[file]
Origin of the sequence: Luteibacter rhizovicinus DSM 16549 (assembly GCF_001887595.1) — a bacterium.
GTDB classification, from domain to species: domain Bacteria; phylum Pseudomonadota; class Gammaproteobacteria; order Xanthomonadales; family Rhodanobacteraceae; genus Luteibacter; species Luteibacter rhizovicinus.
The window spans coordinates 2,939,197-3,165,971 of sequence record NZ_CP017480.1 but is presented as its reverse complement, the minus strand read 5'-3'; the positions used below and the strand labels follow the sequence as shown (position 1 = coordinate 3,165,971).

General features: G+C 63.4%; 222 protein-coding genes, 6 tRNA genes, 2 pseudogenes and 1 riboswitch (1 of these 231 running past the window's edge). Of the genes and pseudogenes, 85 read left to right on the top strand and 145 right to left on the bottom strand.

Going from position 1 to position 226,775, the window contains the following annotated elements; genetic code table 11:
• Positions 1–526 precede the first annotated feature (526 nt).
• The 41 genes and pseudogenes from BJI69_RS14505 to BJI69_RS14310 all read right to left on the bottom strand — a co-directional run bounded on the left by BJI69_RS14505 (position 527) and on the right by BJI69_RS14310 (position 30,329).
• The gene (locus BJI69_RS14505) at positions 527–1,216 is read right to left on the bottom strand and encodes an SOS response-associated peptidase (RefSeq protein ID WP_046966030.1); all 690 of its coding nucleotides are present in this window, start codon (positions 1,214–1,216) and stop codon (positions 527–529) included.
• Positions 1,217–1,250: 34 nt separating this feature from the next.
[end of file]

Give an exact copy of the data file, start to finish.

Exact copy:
Origin of the sequence: Luteibacter rhizovicinus DSM 16549 (assembly GCF_001887595.1) — a bacterium.
GTDB classification, from domain to species: domain Bacteria; phylum Pseudomonadota; class Gammaproteobacteria; order Xanthomonadales; family Rhodanobacteraceae; genus Luteibacter; species Luteibacter rhizovicinus.
The window spans coordinates 2,939,197-3,165,971 of sequence record NZ_CP017480.1 but is presented as its reverse complement, the minus strand read 5'-3'; the positions used below and the strand labels follow the sequence as shown (position 1 = coordinate 3,165,971).

General features: G+C 63.4%; 222 protein-coding genes, 6 tRNA genes, 2 pseudogenes and 1 riboswitch (1 of these 231 running past the window's edge). Of the genes and pseudogenes, 85 read left to right on the top strand and 145 right to left on the bottom strand.

Going from position 1 to position 226,775, the window contains the following annotated elements; genetic code table 11:
• Positions 1–526 precede the first annotated feature (526 nt).
• The 41 genes and pseudogenes from BJI69_RS14505 to BJI69_RS14310 all read right to left on the bottom strand — a co-directional run bounded on the left by BJI69_RS14505 (position 527) and on the right by BJI69_RS14310 (position 30,329).
• The gene (locus BJI69_RS14505) at positions 527–1,216 is read right to left on the bottom strand and encodes an SOS response-associated peptidase (RefSeq protein ID WP_046966030.1); all 690 of its coding nucleotides are present in this window, start codon (positions 1,214–1,216) and stop codon (positions 527–529) included.
• Positions 1,217–1,250: 34 nt separating this feature from the next.